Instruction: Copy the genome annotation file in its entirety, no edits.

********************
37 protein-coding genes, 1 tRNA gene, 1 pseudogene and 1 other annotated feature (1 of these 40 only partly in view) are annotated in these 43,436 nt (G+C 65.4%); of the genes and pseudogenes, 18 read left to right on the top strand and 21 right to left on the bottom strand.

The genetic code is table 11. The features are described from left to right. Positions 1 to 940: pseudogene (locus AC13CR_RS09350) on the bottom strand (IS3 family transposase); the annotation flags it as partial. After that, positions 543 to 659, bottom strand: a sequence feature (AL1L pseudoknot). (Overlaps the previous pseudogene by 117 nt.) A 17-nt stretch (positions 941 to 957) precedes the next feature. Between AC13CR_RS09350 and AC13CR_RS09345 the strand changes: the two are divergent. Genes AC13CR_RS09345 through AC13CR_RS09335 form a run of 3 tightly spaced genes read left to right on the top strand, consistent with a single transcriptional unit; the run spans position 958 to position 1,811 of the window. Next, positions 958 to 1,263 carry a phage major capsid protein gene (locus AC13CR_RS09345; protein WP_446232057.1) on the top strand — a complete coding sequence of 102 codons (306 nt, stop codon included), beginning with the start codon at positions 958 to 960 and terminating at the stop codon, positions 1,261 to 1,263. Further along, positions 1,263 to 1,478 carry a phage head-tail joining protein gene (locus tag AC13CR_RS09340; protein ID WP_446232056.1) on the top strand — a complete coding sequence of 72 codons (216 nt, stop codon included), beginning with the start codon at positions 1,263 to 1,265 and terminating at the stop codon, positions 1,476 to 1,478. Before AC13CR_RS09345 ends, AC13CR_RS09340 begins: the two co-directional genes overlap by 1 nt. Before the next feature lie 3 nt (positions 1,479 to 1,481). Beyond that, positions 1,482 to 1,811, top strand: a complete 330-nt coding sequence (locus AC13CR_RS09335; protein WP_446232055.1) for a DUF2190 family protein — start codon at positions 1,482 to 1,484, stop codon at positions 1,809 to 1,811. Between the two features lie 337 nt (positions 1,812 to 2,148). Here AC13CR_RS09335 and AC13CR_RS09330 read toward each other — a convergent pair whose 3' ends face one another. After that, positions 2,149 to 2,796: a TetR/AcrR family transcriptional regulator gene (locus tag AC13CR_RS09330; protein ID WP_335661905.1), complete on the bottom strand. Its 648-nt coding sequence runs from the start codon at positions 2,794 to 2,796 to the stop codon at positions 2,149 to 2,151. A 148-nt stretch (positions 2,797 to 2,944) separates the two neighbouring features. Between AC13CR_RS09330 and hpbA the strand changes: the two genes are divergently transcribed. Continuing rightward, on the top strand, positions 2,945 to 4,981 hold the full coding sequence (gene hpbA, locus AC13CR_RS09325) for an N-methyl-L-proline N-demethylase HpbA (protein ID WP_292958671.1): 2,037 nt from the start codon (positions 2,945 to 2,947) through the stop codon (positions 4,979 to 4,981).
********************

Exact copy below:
37 protein-coding genes, 1 tRNA gene, 1 pseudogene and 1 other annotated feature (1 of these 40 only partly in view) are annotated in these 43,436 nt (G+C 65.4%); of the genes and pseudogenes, 18 read left to right on the top strand and 21 right to left on the bottom strand.

The genetic code is table 11. The features are described from left to right. Positions 1 to 940: pseudogene (locus AC13CR_RS09350) on the bottom strand (IS3 family transposase); the annotation flags it as partial. After that, positions 543 to 659, bottom strand: a sequence feature (AL1L pseudoknot). (Overlaps the previous pseudogene by 117 nt.) A 17-nt stretch (positions 941 to 957) precedes the next feature. Between AC13CR_RS09350 and AC13CR_RS09345 the strand changes: the two are divergent. Genes AC13CR_RS09345 through AC13CR_RS09335 form a run of 3 tightly spaced genes read left to right on the top strand, consistent with a single transcriptional unit; the run spans position 958 to position 1,811 of the window. Next, positions 958 to 1,263 carry a phage major capsid protein gene (locus AC13CR_RS09345; protein WP_446232057.1) on the top strand — a complete coding sequence of 102 codons (306 nt, stop codon included), beginning with the start codon at positions 958 to 960 and terminating at the stop codon, positions 1,261 to 1,263. Further along, positions 1,263 to 1,478 carry a phage head-tail joining protein gene (locus tag AC13CR_RS09340; protein ID WP_446232056.1) on the top strand — a complete coding sequence of 72 codons (216 nt, stop codon included), beginning with the start codon at positions 1,263 to 1,265 and terminating at the stop codon, positions 1,476 to 1,478. Before AC13CR_RS09345 ends, AC13CR_RS09340 begins: the two co-directional genes overlap by 1 nt. Before the next feature lie 3 nt (positions 1,479 to 1,481). Beyond that, positions 1,482 to 1,811, top strand: a complete 330-nt coding sequence (locus AC13CR_RS09335; protein WP_446232055.1) for a DUF2190 family protein — start codon at positions 1,482 to 1,484, stop codon at positions 1,809 to 1,811. Between the two features lie 337 nt (positions 1,812 to 2,148). Here AC13CR_RS09335 and AC13CR_RS09330 read toward each other — a convergent pair whose 3' ends face one another. After that, positions 2,149 to 2,796: a TetR/AcrR family transcriptional regulator gene (locus tag AC13CR_RS09330; protein ID WP_335661905.1), complete on the bottom strand. Its 648-nt coding sequence runs from the start codon at positions 2,794 to 2,796 to the stop codon at positions 2,149 to 2,151. A 148-nt stretch (positions 2,797 to 2,944) separates the two neighbouring features. Between AC13CR_RS09330 and hpbA the strand changes: the two genes are divergently transcribed. Continuing rightward, on the top strand, positions 2,945 to 4,981 hold the full coding sequence (gene hpbA, locus AC13CR_RS09325) for an N-methyl-L-proline N-demethylase HpbA (protein ID WP_292958671.1): 2,037 nt from the start codon (positions 2,945 to 2,947) through the stop codon (positions 4,979 to 4,981).